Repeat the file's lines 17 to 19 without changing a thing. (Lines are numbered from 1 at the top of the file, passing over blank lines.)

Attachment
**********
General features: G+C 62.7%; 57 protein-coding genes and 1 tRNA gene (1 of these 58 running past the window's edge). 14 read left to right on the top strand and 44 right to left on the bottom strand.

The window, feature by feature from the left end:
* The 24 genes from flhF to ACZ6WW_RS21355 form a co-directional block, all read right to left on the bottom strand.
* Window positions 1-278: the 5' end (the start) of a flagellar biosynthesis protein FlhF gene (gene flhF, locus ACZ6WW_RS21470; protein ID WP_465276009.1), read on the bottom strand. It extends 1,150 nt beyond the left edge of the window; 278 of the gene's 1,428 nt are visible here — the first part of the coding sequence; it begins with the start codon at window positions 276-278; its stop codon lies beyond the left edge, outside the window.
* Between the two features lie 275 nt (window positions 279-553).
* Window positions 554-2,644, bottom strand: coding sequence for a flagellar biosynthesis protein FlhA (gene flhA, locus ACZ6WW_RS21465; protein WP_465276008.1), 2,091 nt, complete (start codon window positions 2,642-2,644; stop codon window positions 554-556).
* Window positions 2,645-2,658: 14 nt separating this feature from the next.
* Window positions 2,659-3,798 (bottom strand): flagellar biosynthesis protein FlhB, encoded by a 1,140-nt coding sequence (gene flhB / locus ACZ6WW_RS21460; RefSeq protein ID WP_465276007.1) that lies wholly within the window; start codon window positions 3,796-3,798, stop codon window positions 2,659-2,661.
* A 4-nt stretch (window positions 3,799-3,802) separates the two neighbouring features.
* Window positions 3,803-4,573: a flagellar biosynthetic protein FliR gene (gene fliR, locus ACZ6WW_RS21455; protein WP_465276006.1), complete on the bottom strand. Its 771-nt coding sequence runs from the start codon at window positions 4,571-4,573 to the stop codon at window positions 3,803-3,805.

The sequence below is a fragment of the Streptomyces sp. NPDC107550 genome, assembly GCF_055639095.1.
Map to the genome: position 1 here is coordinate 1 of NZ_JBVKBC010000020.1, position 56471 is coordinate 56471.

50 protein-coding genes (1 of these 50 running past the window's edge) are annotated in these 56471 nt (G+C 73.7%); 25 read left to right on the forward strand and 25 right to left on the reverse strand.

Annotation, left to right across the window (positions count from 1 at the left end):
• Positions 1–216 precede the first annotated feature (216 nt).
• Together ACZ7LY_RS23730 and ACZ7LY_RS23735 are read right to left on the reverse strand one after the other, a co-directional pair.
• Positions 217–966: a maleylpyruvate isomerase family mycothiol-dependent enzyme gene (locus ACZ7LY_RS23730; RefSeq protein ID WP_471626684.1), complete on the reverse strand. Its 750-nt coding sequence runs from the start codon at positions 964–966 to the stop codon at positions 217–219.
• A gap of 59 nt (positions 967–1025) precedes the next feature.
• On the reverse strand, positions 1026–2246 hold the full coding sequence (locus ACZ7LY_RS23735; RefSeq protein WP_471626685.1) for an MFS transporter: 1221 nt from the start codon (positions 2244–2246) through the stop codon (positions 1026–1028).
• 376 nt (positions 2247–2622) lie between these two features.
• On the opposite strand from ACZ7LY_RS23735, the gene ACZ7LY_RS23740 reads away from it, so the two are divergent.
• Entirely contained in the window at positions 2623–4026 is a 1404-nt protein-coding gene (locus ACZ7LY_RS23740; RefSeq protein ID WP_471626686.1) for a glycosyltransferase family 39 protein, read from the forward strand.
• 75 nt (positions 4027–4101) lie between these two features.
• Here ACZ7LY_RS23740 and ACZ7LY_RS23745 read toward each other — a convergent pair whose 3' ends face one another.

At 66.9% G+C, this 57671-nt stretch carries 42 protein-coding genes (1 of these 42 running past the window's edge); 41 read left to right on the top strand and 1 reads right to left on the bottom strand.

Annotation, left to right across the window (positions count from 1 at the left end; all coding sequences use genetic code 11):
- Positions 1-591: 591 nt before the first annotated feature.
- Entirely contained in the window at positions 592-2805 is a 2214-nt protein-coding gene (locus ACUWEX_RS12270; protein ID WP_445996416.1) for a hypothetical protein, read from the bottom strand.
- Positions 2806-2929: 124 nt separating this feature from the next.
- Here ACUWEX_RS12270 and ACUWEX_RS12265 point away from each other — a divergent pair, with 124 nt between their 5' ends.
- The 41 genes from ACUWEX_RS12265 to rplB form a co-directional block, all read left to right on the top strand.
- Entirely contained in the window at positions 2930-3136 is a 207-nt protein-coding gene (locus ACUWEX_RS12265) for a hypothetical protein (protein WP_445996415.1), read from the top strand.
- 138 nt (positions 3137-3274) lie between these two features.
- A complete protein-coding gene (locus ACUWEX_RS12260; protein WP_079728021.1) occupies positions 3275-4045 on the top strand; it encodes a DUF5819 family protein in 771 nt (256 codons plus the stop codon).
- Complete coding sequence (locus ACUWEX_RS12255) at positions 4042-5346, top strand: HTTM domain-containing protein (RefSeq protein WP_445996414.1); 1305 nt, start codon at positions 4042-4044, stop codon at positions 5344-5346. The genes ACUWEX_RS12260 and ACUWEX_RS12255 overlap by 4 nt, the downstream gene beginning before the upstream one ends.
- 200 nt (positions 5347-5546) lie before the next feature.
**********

• Positions 217–966: a maleylpyruvate isomerase family mycothiol-dependent enzyme gene (locus ACZ7LY_RS23730; RefSeq protein ID WP_471626684.1), complete on the reverse strand. Its 750-nt coding sequence runs from the start codon at positions 964–966 to the stop codon at positions 217–219.
• A gap of 59 nt (positions 967–1025) precedes the next feature.
• On the reverse strand, positions 1026–2246 hold the full coding sequence (locus ACZ7LY_RS23735; RefSeq protein WP_471626685.1) for an MFS transporter: 1221 nt from the start codon (positions 2244–2246) through the stop codon (positions 1026–1028).